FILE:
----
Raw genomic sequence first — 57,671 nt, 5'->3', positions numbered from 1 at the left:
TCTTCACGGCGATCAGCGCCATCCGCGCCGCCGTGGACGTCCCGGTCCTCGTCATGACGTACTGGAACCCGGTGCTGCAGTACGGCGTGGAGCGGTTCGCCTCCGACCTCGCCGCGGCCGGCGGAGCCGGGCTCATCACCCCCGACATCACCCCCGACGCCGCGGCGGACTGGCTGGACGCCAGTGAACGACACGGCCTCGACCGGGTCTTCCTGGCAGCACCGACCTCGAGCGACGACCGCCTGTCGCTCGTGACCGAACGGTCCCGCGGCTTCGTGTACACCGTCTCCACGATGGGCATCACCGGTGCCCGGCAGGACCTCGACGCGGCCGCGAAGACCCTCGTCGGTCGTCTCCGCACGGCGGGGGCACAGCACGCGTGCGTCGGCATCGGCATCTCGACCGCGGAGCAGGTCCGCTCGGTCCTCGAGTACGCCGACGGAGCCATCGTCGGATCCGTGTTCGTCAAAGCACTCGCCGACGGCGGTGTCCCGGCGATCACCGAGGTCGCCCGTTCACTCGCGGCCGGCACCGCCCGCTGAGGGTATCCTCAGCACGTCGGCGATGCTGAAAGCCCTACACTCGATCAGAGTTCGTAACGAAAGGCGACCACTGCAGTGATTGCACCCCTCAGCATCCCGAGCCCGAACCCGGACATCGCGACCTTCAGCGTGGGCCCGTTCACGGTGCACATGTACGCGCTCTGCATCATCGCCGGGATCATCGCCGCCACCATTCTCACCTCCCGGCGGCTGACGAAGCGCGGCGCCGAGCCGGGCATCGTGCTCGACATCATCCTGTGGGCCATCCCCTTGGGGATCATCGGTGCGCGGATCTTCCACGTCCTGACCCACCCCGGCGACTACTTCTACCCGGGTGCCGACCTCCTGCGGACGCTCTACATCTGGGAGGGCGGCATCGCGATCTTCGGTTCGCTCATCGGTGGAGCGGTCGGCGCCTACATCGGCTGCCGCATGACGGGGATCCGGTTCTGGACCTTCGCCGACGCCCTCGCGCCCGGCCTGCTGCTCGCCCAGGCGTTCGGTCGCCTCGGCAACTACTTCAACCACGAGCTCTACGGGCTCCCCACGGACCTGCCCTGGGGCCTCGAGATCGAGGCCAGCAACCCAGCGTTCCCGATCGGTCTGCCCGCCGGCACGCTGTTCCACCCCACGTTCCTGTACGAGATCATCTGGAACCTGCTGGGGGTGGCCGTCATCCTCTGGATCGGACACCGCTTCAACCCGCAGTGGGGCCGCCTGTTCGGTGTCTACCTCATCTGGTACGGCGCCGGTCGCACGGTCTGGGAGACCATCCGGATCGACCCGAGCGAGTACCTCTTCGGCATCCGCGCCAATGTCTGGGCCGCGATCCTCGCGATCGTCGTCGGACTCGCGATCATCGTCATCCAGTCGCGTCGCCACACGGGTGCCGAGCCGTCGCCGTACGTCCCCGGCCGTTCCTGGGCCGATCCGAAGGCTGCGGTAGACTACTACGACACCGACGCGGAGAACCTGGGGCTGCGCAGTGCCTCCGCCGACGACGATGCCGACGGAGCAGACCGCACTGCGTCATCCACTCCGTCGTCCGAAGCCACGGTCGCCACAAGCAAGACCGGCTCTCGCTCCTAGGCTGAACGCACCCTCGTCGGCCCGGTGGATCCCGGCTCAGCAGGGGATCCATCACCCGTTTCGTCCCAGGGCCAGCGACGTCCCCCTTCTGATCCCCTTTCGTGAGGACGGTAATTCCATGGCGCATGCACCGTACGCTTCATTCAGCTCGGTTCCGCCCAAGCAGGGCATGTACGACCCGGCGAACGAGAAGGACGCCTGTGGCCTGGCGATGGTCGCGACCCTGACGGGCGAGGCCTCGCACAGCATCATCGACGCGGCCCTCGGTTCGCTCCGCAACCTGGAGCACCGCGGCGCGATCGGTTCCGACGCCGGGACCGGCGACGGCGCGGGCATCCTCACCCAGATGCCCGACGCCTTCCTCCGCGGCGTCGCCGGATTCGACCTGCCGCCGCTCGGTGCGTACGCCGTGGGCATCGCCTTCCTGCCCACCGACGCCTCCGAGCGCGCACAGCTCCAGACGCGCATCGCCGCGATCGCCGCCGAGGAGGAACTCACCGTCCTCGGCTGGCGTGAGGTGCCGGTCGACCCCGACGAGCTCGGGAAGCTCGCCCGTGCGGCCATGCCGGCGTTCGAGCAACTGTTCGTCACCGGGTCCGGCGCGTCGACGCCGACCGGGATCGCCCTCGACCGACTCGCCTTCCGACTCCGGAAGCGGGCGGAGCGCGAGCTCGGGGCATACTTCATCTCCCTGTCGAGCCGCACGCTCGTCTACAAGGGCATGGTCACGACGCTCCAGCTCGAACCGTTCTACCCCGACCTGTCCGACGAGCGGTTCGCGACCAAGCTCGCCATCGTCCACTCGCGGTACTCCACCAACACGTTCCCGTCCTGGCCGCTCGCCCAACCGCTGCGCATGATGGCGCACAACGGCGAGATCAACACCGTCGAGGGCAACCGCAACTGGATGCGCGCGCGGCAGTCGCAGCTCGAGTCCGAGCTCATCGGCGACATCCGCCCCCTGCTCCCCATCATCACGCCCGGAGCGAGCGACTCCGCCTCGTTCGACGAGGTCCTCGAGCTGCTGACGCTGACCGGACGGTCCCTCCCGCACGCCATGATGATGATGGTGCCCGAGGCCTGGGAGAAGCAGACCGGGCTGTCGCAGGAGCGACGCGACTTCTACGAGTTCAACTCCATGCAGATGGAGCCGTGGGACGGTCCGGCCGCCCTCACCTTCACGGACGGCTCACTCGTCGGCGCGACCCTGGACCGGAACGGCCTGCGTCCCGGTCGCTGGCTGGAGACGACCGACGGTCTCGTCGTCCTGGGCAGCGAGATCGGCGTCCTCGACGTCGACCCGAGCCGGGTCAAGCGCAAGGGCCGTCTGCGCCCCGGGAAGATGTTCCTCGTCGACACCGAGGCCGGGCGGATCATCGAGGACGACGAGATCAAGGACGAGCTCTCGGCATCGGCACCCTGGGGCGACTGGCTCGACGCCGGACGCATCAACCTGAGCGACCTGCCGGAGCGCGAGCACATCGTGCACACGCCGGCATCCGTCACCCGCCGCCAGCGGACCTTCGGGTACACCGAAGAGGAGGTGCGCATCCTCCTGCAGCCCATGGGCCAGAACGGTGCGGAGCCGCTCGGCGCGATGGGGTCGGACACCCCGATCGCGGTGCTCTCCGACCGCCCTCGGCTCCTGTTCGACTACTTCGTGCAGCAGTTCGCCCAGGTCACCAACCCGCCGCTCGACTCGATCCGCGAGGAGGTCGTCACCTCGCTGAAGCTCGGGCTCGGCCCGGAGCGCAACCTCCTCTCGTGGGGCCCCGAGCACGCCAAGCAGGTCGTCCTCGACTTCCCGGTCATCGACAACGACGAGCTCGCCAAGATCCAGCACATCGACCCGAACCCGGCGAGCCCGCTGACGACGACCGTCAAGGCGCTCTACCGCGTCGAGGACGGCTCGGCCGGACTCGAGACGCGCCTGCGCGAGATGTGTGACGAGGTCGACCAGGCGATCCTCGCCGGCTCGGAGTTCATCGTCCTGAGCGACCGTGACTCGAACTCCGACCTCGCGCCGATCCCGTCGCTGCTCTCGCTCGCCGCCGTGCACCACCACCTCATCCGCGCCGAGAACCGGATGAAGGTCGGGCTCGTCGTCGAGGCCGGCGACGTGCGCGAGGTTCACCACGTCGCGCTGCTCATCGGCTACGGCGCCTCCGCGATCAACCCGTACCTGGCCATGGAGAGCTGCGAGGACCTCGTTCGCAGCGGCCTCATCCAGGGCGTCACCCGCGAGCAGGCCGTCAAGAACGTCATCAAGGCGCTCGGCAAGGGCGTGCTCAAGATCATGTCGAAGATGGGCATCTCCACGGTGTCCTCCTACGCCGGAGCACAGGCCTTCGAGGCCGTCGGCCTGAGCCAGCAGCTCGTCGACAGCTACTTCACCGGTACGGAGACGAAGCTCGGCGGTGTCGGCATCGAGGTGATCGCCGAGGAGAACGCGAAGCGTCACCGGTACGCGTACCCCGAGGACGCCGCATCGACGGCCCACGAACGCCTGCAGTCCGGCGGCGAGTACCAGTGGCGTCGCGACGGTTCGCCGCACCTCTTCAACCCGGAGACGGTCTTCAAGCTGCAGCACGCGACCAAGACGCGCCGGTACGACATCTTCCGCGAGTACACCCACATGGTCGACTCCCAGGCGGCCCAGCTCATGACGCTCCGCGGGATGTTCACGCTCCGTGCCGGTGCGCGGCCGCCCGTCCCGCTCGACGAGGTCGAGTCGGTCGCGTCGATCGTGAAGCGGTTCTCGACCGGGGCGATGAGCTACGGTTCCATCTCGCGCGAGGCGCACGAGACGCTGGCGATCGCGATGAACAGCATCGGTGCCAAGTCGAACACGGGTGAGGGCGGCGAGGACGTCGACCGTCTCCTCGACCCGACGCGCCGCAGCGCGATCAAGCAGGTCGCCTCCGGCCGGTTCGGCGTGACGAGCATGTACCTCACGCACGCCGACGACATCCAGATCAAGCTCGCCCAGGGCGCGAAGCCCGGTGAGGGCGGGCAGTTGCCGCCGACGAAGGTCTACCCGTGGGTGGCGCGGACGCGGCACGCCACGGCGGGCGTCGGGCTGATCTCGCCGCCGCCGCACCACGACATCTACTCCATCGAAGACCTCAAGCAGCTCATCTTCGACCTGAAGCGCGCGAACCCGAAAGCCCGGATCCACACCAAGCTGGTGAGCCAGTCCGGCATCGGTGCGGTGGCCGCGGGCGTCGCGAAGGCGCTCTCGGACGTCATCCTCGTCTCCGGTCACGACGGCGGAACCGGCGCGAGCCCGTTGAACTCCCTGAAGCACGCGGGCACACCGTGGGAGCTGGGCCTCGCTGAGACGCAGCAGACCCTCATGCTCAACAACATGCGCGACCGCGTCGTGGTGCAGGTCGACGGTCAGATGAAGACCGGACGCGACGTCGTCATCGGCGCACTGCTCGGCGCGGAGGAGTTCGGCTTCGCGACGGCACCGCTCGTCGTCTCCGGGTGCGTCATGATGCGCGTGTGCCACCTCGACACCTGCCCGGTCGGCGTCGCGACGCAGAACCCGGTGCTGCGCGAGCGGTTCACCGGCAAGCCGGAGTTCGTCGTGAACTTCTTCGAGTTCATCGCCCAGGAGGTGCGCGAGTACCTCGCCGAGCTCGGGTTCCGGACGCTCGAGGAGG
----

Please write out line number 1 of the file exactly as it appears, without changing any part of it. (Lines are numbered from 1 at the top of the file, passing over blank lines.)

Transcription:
Raw genomic sequence first — 57,671 nt, 5'->3', positions numbered from 1 at the left: